Feb 15, 2021
Translated from Combat Ouvrier (Workers’ Combat), the newspaper of the revolutionary workers’ group active on the islands of Guadeloupe and Martinique in the West Indies.
Worker militants on the French Caribbean island of Martinique face more and more attacks because of their union activity. Reforms aimed at rolling back labor laws to benefit the bosses are a signal that employers interpret as encouraging them to repress unionists.
The post office chose to fire a worker elected to union office who had put in to retire after management gave him masks made in 2009 and long past their expiration date. Managers accused him of deserting his post.
At the National Forest Office, a ranger was issued a warning for accompanying a co-worker to meet with management—part of his duties as a steward. Management’s justification for its decision? The tone of his voice!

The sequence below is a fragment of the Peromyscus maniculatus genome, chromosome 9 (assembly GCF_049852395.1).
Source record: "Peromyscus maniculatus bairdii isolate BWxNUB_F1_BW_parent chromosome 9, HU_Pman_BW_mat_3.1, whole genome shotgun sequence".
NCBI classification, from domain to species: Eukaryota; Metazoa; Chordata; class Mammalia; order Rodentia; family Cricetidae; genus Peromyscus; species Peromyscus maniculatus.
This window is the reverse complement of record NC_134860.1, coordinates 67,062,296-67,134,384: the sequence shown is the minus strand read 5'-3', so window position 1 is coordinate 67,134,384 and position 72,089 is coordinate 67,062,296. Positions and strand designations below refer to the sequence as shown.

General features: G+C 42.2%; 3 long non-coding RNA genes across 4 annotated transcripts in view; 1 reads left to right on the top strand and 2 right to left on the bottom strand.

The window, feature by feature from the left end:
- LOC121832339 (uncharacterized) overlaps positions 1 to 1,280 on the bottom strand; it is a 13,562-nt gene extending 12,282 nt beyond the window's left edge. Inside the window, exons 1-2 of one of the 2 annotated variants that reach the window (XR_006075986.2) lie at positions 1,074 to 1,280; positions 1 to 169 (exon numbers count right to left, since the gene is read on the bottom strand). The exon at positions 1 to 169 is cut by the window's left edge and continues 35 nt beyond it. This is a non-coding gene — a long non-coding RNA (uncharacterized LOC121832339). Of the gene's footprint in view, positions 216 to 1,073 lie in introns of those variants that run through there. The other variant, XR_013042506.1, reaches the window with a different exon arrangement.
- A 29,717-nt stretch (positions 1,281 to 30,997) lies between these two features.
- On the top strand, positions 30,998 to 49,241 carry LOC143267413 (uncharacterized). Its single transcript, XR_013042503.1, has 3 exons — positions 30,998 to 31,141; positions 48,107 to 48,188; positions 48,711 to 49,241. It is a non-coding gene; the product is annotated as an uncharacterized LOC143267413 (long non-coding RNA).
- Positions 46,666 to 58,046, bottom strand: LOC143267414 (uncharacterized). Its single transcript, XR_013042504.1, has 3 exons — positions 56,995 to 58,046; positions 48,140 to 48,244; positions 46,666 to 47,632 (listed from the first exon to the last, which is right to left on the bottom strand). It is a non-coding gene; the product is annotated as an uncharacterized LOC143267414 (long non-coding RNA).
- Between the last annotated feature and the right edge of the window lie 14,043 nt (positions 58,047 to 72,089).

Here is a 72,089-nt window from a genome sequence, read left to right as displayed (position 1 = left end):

The union representative at ArcelorMittal Construction-Caribbean was threatened with dismissal for having done his job as union representative. The general manager charged him with how his voice sounded when speaking with his supervisor, who always insulted him. Management there regularly exhibits its authoritarianism with respect to the staff. The general manager punishes any man or woman who refuses these degrading actions. Bit by bit the staff’s anger is growing. They are starting to get fed up with this so-called gentleman.
A worker at Martinique Catering (Servair) has put up with harassment by management for years. Even though the labor department, the labor minister, and the French labor court went against him, the manager kept doing it.
What all these workers have in common is that they are militants active with the General Confederation of Workers of Martinique (called CGTM by its initials in French). But they’re not the only ones.
This is the behavior of bosses who feel they are protected. When called on to act, government authorities don’t rush to do anything. But nothing says the workers will accept to be targets and to suffer.